De-mobbed, Father Smith returns to parish work. Over the years, the small tin shed that long-sufficed as a chapel is replaced by a handsome stone church; the French nuns establish a school; babies are baptised, marriages and funerals solemnised and pastoral work undertaken in poor, damaged families.
The Catholic community becomes ensconced in the town. There are even some converts, although too many cradle Catholics and Protestants fall into unbelief or, rather, into faddish beliefs. In an amusing encounter, Father Smith is taken to task for his oppressive religion and repressive celibacy by a young, opinionated, free-loving Communist woman. His courtesy tested and really angry, Father Smith says to her “You do talk a lot of balderdash, don’t you?”, and he wishes that “his holy religion did not forbid him to slap the young woman’s face.” Instead, he responds to her ephemeral fancies with facts and the sapience of faith. He reflects later that celibacy becomes ever more attractive as he meets more women like her.
To arrest their community’s slide into fashionable unbelief and lassitude the priests organize a mission and get the fiery Monsignor O’Duffy to preach. The mission fails. Chastened by their lack of success, the priests learn again the value of trust in the mystery of God and in the traditional patient ways of the Church.
The novel closes with a series of deaths: the Bishop, Mothers Leclerc and de la Tour, Father Smith’s priestly colleagues, and finally Father Smith himself are buried. A new generation of religious men and women take their place. A lot happens in only 223 pages.
The prophetic voice
One quality of this book, and I noted the same quality in George Bernanos’s novel, Diary of a Country Priest, is the prophetic voice. In both books the main characters are pious men (although in very different circumstances) who see with spiritual eyes. They lament the destructive irreverence, greed and selfishness of their culture.
The expression of their
trascendent clarity and wisdom
is not an imposition on the stories but part of the rich texture because of the protagonists’ vocation, and it comes with the ready admission of their own troubles and inadequacies. It’s no surprise that this prophetic but broken voice is missing in the great majority of novels because temporal concerns are often the only concerns.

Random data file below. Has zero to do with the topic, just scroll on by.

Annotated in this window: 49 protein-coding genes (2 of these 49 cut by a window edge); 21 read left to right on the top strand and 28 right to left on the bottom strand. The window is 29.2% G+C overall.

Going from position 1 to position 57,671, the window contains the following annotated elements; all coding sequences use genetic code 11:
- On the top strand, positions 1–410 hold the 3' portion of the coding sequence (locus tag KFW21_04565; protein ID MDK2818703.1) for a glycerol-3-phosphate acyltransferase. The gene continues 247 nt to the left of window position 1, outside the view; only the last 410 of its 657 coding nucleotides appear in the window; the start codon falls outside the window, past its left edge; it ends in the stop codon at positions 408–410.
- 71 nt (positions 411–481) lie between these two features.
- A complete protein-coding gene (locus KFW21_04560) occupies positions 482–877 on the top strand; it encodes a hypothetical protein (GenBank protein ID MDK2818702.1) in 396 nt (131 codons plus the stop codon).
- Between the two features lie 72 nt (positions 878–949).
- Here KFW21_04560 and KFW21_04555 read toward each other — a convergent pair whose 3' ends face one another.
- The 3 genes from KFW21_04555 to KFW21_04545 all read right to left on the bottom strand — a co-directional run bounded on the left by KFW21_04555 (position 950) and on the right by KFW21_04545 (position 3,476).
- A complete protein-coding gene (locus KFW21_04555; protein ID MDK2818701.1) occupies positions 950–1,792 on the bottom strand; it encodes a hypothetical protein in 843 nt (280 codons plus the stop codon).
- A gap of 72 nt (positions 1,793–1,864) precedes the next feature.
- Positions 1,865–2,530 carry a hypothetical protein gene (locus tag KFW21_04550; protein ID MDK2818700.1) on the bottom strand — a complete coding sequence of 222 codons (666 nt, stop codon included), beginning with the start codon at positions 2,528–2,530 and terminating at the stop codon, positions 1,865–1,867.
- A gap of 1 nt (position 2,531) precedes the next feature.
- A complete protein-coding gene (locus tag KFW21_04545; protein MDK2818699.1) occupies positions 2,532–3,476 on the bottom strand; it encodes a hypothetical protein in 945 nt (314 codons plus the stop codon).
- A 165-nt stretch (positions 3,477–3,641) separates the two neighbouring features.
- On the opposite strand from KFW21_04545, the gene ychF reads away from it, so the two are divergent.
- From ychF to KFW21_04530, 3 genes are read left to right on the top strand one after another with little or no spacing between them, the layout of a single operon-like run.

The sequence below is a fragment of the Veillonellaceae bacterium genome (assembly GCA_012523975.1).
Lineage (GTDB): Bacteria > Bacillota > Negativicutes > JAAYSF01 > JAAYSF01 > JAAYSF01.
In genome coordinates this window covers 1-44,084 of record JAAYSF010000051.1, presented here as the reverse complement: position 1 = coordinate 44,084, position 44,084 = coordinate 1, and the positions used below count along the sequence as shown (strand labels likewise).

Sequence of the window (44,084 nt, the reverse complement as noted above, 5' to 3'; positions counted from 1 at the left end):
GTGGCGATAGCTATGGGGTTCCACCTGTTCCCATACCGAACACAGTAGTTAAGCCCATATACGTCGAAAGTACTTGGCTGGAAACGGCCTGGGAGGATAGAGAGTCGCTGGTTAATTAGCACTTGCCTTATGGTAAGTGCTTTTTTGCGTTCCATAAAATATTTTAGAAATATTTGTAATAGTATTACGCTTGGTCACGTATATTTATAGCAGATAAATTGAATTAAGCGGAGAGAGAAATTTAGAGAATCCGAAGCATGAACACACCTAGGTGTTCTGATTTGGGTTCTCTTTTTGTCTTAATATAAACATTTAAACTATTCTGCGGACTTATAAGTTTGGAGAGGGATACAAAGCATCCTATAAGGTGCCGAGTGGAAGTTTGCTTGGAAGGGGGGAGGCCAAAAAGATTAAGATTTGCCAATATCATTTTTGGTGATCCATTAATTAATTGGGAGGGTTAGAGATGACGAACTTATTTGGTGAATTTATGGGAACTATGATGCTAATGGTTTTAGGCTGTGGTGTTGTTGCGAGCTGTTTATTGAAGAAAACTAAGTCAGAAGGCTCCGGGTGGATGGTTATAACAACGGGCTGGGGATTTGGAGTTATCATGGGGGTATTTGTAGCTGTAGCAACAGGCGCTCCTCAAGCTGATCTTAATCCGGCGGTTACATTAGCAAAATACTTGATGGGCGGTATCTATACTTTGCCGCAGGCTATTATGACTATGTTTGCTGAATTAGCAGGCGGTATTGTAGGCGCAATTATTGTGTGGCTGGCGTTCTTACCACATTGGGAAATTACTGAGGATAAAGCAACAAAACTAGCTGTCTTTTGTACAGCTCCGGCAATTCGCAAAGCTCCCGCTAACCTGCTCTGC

This prophetic voice is ultimately Bruce Marshall’s voice. A Scotsman, Marshall was a Protestant who converted to Catholicism, an accountant who wrote novels. He said that among accountants he is thought to be a significant novelist, among novelists he is assumed to be a competent accountant.
He served in the Royal Irish Fusiliers in World War I. One week before the Armistice, he was badly wounded in the leg. Brave German stretcher-bearers ventured into no man’s land to rescue him—they saved his life, but he lost his leg.
After the war, he married, settled in France and wrote novels and audited ledgers. He took his family back to England as the Nazis rolled over Europe, and served in the pay corps and then intelligence services in World War II. After the war, he returned to France and devoted himself to writing.
He wrote forty books, many well-received and some quite popular. Despite this success, his work has suffered neglect until this welcome re-issuing of The World, the Flesh, and Father Smith. Other titles are expected to surface in new editions.
Chesterton thought it was easy to make calamity more interesting than goodness because goodness was normal and undramatic whereas calamity was rare and therefore dramatic. In The World, The Flesh and Father Smith, Bruce Marshall succeeds in the difficult task of making common goodness interesting as he portrays a devout man who is secure in his faith and glad in his role.
Flannery O’Connor thought that, however we defined a novel, it had to be wide enough to include her own odd novels. It also has to be wide enough to accommodate unfashionable novels about orthodox priests and their everyday activities.
The World, the Flesh and Father Smith is not a work of “holy bilge and sacred bunk” as Father Smith himself describes some Catholic writing, but of careful artistry that creates worthwhile fiction.